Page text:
Anxiety breathing is short, shallow, and rapid. Stress-managed breathing is deep, slow, and focused. The more the flight makes you anxious, the more you need to manage your breathing. Close you eyes, slow down your breathing, and ride the moments out. Repeating the mantra “This Too Shall Pass” can help.

Teach yourself to mediate before, during, and even after the flight. Besides slowing down your breathing, it calms your nerves, cuts your anxiety, and keeps you focused on the moment, rather than the rare possibility of a problem on the plane.

Use as many distraction techniques as you can. Do a crossword, word search, or Sudoku puzzle, listen to music, try to sleep, listen to the chatter from other passengers, play with your phone, or do what US Navy SEALS do on long flights: count backwards from 1000 to 1 and start again when you get to 1.

Invest in a pair of high-quality noise-cancelling headphones. Listening to books on tape or music from your smartphone, without being distracted by the engine noise or chatty passengers nearby can pass the time and keep your mind off the flight.

Stay away from booze, greasy, or spicy foods. Eat easy-to-digest foods and hydrate often with water.

Get your cues from the flight attendants. When you see them going about their business even in choppy air, go about yours and make yourself a peaceful passenger. Even if the pilots ask them to sit through bumpy air, you’ll notice they check their phones, read a magazine, or chat calmly with each other.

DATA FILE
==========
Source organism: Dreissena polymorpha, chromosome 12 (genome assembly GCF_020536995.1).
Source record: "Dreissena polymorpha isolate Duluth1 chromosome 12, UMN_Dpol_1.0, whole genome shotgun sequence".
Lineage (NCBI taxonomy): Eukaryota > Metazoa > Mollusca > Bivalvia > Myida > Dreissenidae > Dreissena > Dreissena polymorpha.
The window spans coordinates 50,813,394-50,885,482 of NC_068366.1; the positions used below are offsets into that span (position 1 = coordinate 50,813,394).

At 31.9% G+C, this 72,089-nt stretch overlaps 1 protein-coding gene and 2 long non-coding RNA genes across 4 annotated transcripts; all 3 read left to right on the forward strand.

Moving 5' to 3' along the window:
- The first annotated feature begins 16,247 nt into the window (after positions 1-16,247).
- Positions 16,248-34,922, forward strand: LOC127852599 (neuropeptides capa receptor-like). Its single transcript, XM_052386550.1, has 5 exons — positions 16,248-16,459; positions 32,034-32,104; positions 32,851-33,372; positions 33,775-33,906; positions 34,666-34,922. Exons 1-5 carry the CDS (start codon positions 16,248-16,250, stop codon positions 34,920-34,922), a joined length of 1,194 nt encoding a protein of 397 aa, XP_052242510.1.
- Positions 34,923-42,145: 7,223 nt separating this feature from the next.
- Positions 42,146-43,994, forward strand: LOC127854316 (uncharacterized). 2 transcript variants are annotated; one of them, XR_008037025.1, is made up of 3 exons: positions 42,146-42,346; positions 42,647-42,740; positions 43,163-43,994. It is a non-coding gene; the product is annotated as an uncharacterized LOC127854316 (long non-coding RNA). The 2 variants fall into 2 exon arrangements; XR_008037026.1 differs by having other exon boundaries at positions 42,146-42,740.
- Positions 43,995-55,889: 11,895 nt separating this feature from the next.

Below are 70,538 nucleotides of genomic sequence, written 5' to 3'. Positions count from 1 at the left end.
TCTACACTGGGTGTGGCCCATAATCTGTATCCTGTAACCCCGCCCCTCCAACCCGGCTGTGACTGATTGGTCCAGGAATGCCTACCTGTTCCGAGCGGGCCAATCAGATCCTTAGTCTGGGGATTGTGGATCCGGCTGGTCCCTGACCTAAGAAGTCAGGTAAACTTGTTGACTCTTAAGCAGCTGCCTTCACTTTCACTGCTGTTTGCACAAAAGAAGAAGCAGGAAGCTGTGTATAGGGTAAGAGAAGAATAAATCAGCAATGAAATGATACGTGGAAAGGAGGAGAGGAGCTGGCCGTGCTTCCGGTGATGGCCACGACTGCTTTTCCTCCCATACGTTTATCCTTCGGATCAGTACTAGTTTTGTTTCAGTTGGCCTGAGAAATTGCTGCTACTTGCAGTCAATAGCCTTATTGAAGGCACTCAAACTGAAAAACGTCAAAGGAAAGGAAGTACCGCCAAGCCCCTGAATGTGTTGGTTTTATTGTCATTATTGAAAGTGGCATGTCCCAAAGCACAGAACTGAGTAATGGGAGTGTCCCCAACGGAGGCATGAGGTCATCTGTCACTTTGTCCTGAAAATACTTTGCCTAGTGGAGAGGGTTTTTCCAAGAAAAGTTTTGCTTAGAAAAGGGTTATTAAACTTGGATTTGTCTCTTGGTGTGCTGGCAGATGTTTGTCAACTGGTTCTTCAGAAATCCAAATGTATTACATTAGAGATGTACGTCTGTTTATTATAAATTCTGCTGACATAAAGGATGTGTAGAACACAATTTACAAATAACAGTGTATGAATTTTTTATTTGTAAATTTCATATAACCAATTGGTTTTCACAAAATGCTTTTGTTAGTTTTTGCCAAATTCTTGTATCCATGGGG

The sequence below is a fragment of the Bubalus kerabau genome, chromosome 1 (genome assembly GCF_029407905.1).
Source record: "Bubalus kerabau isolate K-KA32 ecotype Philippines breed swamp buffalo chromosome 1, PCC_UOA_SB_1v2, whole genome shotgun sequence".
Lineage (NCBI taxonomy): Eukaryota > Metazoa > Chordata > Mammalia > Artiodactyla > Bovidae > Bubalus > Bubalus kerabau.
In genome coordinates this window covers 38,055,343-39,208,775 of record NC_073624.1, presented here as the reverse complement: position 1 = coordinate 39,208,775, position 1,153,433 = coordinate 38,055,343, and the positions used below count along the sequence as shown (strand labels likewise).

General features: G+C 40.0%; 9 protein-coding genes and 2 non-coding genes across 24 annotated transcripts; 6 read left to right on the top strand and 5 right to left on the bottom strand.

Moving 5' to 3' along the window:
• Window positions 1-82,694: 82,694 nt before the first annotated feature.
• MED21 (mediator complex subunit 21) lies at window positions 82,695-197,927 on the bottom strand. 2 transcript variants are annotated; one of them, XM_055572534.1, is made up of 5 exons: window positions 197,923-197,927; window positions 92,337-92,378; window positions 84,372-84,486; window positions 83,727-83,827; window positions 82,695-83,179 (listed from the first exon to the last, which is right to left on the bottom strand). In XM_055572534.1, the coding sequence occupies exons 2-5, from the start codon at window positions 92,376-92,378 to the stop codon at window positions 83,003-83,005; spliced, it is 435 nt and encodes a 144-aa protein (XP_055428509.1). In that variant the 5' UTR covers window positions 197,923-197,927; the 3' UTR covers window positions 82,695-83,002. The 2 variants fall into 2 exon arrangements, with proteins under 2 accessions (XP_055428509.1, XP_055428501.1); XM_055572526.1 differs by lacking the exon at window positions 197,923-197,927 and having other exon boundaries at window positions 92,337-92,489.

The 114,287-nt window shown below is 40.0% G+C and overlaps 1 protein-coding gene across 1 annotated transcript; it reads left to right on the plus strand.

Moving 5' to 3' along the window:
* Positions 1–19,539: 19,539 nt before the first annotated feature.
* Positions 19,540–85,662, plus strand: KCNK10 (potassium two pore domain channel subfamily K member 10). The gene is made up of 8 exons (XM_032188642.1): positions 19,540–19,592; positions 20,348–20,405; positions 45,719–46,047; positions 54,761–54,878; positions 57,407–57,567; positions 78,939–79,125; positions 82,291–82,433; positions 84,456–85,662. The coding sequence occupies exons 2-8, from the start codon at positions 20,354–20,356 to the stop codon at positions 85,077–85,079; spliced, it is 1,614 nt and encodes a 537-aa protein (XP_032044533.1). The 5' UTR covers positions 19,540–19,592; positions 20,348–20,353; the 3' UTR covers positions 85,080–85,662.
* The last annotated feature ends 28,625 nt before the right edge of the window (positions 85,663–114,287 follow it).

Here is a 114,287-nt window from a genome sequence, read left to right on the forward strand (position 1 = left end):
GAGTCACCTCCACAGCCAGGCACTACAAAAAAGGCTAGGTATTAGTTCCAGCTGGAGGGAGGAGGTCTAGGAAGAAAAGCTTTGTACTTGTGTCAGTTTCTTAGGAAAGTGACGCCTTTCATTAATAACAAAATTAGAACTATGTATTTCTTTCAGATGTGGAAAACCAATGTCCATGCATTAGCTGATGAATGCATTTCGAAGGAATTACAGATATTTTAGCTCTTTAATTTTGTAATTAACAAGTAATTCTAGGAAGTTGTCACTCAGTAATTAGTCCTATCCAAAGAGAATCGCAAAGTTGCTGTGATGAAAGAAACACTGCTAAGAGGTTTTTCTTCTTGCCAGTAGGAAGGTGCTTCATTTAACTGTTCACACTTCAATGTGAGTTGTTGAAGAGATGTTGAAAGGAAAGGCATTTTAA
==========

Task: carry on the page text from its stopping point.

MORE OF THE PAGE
Trust the experience and wisdom of the pilots. If you talk to them off the record, they’ll say that after years of experience in the cockpit, both in the military, where many learned, and on the job, flying is kind of like driving a big, expensive bus. As one of my pals who worked for a large aerospace firm told me, “Six feet off the ground at takeoff to six feet above the ground at landing, they just turn on the autopilot.” As SOAR’s Tom Bunn says in the video I watched, he leaves the cockpit in the roughest air to use the bathroom, knowing that his co-pilot has things well in hand and turbulence is really not a safety factor.